We thought that was simultaneously the thing that created a lot of his problems is also the thing that solved a lot of his problems. It’s also something that he never really fully was able to make peace with until after Chappaquiddick, and after his father passed away. And I think that that was something that just really excites us, is that the dramatic tension of a movie doesn’t have to be a conflict between a good guy and a bad guy, and it can be a really flawed human being, a real person, fighting within themselves.

Logan: I think it’s authentic to who Ted Kennedy is. He’s a very provocative person, depending on who you ask. People either hate him, or they hugely admire him. And I think it would’ve been wrong to fall down hard on one side of that. I think that that balancing act was hard, but I think that was sort of the genius of the inspiration with these guys, is that, they were gonna embrace him as a fully complex person. In the end, it’s gonna be a provocative character, he’s not gonna be one-dimensionally heroic or inspirational, or a loser, you know what I mean?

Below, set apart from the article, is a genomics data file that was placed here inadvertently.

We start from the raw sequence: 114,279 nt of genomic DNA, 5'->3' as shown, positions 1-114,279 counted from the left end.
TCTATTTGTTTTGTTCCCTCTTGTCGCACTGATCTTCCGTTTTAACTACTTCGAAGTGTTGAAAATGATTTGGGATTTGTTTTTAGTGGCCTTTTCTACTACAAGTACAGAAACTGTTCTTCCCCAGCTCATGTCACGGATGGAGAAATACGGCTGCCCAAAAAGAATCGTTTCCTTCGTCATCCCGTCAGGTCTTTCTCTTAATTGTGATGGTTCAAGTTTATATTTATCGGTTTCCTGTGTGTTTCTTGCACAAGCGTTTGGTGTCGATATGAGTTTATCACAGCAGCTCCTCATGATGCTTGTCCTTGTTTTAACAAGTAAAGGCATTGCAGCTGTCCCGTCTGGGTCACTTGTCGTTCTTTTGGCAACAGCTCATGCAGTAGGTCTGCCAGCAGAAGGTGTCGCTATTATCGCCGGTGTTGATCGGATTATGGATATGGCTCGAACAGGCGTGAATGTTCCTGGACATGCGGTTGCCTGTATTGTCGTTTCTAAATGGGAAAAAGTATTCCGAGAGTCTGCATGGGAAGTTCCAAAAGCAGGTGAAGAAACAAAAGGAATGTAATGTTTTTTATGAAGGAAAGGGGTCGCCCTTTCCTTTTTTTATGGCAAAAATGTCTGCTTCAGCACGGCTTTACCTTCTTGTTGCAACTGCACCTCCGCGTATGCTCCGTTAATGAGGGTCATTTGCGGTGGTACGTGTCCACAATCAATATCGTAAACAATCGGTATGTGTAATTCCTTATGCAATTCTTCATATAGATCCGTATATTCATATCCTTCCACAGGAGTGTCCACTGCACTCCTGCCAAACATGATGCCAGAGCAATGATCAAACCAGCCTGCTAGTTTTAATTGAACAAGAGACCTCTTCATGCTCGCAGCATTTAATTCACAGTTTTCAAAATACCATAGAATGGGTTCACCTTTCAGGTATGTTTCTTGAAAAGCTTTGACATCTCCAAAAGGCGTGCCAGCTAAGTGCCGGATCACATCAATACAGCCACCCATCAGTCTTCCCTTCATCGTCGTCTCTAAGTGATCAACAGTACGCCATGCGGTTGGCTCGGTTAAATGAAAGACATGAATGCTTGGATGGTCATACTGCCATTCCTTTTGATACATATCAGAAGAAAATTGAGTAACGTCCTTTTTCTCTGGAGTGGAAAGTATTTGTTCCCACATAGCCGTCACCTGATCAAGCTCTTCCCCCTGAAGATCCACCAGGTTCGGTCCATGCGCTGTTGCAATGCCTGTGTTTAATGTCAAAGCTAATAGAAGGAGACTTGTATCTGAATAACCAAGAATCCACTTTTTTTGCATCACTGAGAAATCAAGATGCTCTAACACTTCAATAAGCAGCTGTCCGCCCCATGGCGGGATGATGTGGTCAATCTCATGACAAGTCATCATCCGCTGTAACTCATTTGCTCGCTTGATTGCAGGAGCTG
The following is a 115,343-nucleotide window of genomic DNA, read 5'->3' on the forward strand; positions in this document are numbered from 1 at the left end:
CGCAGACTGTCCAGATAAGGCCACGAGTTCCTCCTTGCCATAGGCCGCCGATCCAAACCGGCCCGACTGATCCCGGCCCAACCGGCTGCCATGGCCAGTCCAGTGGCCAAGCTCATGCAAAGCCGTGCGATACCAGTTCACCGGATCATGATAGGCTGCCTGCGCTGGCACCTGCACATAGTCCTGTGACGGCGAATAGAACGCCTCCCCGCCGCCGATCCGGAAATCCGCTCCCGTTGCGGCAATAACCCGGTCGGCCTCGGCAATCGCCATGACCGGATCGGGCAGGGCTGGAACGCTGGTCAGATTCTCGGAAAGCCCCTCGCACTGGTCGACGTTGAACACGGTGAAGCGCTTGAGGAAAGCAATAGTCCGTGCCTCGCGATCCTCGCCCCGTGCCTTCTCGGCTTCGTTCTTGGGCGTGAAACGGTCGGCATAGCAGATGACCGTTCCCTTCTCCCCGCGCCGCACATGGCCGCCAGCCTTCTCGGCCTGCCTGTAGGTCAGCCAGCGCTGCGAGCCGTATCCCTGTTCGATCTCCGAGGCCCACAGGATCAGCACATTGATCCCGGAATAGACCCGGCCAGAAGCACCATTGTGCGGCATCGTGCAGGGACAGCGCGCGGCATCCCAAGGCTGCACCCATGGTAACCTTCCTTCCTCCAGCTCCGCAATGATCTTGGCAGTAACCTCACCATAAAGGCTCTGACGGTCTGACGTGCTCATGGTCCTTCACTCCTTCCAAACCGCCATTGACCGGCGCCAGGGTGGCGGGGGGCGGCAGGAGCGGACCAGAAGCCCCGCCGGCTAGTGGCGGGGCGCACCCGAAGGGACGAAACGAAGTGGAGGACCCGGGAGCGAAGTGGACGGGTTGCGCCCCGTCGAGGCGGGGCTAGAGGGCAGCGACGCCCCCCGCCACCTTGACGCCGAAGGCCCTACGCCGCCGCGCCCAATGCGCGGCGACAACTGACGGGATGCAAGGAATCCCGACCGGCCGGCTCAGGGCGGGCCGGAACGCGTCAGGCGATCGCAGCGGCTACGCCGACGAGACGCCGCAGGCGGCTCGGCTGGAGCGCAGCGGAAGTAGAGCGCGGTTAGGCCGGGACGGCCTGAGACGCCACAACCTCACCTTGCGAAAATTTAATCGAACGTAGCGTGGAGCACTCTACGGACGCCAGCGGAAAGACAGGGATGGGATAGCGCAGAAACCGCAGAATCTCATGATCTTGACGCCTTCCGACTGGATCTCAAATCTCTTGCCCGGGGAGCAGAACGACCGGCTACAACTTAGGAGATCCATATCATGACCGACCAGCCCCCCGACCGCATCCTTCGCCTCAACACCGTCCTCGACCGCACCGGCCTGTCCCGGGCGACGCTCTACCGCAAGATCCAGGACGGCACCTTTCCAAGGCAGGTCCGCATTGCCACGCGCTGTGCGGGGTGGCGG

Depending on the prism that you watch the film through, you’re gonna come to your own conclusion about him. And, I think for the audience, the entry point emotionally and morally is, the character of Joe Gargan, who I think is really brilliantly played by Ed Helms, who’s able to observe the actions that Ted takes, and is voicing concerns in the room in ways that other people aren’t.

Allen: Which is totally true to Joe Gargan the person. That’s one of the interesting things about the inquest is that, a lot of people on the stand were answering questions with yes or no, and lawyers would move on. But Gargan clearly had a lot of pent-up moral conundrum that he was expressing on the stand, and I think that’s how the character became the way that he was.